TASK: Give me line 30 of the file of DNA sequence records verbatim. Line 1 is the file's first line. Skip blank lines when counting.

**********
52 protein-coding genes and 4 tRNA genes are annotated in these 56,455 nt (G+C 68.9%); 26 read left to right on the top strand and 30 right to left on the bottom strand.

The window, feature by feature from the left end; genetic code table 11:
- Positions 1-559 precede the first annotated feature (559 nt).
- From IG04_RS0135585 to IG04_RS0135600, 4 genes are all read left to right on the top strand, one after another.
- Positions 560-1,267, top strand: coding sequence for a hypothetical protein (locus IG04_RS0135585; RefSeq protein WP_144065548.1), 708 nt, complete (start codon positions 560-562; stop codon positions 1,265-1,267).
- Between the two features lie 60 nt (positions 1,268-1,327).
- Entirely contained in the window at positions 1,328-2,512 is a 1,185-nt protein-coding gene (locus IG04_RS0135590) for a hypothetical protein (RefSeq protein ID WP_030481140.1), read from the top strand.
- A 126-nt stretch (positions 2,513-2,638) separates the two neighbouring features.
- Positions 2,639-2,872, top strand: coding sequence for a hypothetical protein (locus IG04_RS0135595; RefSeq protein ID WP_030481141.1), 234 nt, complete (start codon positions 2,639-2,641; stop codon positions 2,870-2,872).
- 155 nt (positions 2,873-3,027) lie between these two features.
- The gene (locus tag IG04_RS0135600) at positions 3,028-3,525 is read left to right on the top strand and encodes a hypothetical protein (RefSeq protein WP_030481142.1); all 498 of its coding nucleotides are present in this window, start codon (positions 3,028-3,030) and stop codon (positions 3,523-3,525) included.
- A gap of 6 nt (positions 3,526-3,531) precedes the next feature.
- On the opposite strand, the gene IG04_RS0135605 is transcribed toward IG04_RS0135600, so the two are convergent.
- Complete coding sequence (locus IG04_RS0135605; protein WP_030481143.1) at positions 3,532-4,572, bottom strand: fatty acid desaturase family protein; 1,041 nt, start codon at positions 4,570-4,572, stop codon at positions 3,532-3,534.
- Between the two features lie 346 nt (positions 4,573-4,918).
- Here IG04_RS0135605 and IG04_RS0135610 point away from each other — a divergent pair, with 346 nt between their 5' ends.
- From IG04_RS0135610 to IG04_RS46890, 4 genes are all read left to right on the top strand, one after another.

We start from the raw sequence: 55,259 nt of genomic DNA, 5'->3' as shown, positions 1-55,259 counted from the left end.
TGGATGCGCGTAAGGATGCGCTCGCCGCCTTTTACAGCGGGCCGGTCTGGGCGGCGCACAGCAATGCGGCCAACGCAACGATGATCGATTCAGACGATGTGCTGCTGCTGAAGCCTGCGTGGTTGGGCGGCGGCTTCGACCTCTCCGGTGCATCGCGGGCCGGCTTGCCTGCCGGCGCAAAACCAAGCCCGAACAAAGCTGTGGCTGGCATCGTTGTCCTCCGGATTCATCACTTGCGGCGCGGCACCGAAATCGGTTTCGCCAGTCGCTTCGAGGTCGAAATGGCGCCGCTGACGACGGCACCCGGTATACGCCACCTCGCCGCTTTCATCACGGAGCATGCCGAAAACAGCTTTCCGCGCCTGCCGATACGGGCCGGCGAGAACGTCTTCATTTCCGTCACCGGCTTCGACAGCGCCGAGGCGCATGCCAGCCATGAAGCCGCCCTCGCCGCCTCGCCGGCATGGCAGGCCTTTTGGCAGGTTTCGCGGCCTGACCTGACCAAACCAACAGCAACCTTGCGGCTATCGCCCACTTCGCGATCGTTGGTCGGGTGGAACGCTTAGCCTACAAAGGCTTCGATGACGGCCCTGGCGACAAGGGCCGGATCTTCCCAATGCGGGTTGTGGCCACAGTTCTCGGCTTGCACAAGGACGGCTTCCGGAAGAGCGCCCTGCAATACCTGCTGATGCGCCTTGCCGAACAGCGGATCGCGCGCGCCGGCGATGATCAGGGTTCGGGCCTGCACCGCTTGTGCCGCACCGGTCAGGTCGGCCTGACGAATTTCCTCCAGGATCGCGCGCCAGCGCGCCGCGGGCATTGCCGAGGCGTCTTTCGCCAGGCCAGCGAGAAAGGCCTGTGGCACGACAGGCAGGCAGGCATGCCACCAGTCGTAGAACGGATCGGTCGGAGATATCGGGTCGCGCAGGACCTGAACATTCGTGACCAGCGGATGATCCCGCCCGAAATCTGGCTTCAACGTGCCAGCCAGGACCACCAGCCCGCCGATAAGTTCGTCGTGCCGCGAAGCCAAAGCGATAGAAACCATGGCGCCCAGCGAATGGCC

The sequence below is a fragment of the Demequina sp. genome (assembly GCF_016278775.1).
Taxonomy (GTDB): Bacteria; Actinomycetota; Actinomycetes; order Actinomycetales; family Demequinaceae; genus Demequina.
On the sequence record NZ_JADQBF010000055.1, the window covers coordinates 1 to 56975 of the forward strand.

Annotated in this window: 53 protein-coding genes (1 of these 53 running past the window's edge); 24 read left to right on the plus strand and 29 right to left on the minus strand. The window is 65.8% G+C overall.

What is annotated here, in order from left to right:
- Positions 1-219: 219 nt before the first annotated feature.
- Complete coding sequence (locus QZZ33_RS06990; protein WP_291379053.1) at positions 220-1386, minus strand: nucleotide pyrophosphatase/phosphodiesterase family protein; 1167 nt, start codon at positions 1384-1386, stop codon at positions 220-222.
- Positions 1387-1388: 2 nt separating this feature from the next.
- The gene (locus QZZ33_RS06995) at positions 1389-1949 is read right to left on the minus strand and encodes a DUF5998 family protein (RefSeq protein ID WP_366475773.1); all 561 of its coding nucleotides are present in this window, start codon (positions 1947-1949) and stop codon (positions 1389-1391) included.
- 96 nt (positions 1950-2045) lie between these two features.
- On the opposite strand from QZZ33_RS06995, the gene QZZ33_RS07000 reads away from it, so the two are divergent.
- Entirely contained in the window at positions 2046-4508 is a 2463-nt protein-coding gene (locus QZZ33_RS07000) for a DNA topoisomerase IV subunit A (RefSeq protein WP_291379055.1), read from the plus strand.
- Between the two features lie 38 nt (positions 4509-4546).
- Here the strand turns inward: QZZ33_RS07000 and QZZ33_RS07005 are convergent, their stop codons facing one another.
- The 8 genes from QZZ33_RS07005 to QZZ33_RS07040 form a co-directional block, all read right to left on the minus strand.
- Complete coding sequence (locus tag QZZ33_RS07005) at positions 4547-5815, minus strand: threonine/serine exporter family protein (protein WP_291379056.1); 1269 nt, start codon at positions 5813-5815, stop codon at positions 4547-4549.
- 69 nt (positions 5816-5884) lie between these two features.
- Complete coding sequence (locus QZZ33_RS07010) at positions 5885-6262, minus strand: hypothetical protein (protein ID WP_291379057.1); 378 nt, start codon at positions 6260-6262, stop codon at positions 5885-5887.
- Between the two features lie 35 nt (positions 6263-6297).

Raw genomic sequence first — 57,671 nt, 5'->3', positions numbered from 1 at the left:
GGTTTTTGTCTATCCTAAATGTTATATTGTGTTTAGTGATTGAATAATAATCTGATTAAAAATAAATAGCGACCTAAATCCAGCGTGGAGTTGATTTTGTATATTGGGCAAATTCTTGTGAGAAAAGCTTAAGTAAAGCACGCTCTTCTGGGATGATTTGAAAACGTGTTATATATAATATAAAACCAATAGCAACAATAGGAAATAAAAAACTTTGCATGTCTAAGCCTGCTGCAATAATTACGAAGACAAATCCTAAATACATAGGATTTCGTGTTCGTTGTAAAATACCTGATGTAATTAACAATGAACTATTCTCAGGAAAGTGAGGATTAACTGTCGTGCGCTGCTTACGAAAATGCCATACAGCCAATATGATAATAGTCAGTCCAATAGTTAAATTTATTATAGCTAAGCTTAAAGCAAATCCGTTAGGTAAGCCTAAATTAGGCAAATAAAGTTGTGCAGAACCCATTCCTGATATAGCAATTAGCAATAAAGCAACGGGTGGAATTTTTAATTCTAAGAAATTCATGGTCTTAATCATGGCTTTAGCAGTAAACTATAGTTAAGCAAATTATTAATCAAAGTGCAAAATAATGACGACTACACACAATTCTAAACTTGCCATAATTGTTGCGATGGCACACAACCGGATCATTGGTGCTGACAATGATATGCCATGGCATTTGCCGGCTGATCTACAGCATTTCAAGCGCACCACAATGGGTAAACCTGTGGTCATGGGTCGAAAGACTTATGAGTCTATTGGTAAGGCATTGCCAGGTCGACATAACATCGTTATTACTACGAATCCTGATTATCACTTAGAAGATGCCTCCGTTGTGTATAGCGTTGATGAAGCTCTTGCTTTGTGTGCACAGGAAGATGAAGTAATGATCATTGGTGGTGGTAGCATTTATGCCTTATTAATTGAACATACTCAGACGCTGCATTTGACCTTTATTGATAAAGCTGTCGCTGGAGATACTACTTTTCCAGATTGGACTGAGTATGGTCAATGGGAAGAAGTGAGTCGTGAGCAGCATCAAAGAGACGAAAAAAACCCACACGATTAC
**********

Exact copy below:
- On the opposite strand from QZZ33_RS06995, the gene QZZ33_RS07000 reads away from it, so the two are divergent.